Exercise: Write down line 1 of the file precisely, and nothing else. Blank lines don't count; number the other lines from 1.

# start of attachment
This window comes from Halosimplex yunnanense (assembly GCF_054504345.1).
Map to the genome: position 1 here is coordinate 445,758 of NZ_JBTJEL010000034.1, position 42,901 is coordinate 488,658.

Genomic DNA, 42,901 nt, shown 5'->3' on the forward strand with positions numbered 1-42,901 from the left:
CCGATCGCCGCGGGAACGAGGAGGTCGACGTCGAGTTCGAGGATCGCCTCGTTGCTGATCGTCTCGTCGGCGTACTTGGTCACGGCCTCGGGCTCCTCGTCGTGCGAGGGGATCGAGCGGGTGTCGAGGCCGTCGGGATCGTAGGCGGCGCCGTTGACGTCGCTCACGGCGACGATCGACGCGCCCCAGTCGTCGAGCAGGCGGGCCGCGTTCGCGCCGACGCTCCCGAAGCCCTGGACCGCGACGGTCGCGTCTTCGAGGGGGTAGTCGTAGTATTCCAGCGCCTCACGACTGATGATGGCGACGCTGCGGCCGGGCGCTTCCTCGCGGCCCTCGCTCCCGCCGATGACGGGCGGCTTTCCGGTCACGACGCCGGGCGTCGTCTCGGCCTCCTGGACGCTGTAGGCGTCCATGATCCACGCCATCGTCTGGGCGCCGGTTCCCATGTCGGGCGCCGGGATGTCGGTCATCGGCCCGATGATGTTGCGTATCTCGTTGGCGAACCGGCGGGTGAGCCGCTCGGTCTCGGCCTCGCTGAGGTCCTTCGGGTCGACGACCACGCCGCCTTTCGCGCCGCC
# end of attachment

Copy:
This window comes from Halosimplex yunnanense (assembly GCF_054504345.1).